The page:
Rewards & Recognition: The Balance Between Personalization & Automation
19 May 2021
Organisations today are entering a new era of disruption. Today’s workforce is highly exposed to technology, whereby technology is “expected” to automate processes and bring about a slew of advantages to the workplace.
Concurrently, the workforce is also witnessing a change in employee rewards and recognition. The concept of total rewards, which goes beyond monetary benefits and includes employee benefits, talent management and performance management, is intricately linked to employee engagement levels and employee retention. Employees today want the best of everything – and they know that they have the power to negotiate given the scarce talent pool that our workforce is facing.
Given that total rewards and employee engagement are all interconnected, there is no doubt that HR is likely to rely on technology to automate the numerous processes to get work done. However, the problem then lies in too much automation. Given that employee recognition should be timely, surprising and most importantly, personal, too much automation may end up removing the human aspect of it, together with the effectiveness of your employee rewards program.
Drawing the line between personalization and automation
Most HR leaders are worried that automation leads to fewer personal interaction with employees. Surprisingly, the opposite is more likely to happen.
Automating certain administrative HR processes frees up more time for HR to develop and focus on more ways to engage employees. HR leaders are able to invest more time on strategic tasks such as reviewing and implementing programs to boost employee engagement levels and productivity in the long run.
Maximising software and personalization is key
HR leaders can also implement a seamless recognition platform that recognises employees’ contributions and achievements. This allows employees’ accomplishments to be recognised within that moment which makes it more impactful for the receiving employee. However, it is crucial to ensure that recognition is personalized to the employee.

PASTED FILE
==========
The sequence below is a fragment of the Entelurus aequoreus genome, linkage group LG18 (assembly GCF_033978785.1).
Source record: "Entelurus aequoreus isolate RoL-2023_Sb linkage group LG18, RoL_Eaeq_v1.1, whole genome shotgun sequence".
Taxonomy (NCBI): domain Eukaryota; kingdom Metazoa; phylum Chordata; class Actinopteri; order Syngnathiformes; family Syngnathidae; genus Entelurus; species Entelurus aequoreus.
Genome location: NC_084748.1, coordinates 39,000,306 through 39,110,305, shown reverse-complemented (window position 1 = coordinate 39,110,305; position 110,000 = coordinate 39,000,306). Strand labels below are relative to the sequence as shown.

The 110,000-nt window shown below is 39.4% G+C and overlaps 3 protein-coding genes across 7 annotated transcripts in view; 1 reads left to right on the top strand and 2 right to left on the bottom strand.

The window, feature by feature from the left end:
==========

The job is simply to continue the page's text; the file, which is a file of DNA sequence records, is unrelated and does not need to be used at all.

For instance, suppose John receives a generic email that says “Great Job!” for a sales deal that he has cinched, a client that he has been following up for almost a year and the deal exceed his sales target by 100%. He is less likely to feel recognised as this same email could be sent to another any employee, creating the impression that his efforts and contributions are not truly valued.
As such, personalization is key, and it is ideal to ensure that the recognition platform is set up in such a way whereby line managers can customise the “Thank you” note or even create an online board for employees to post their congratulatory messages. It could be a simple email reminder to the employees’ line manager to send out an email blast highlighting the employees’ achievement or even a reminder to send a simple “Thank You” email.
With technology, there are plenty of ways for organisations to customise recognition and rewards – while ensuring that it becomes a regular affair as opposed to a sporadic or annual event. At the same time, customising rewards and recognition specific to each department or office location can take personalization of recognition a step further. This then helps organisations and HR leaders to strike a good balance between software – automating certain manual HR processes – without compromising on the human aspect of employee recognition.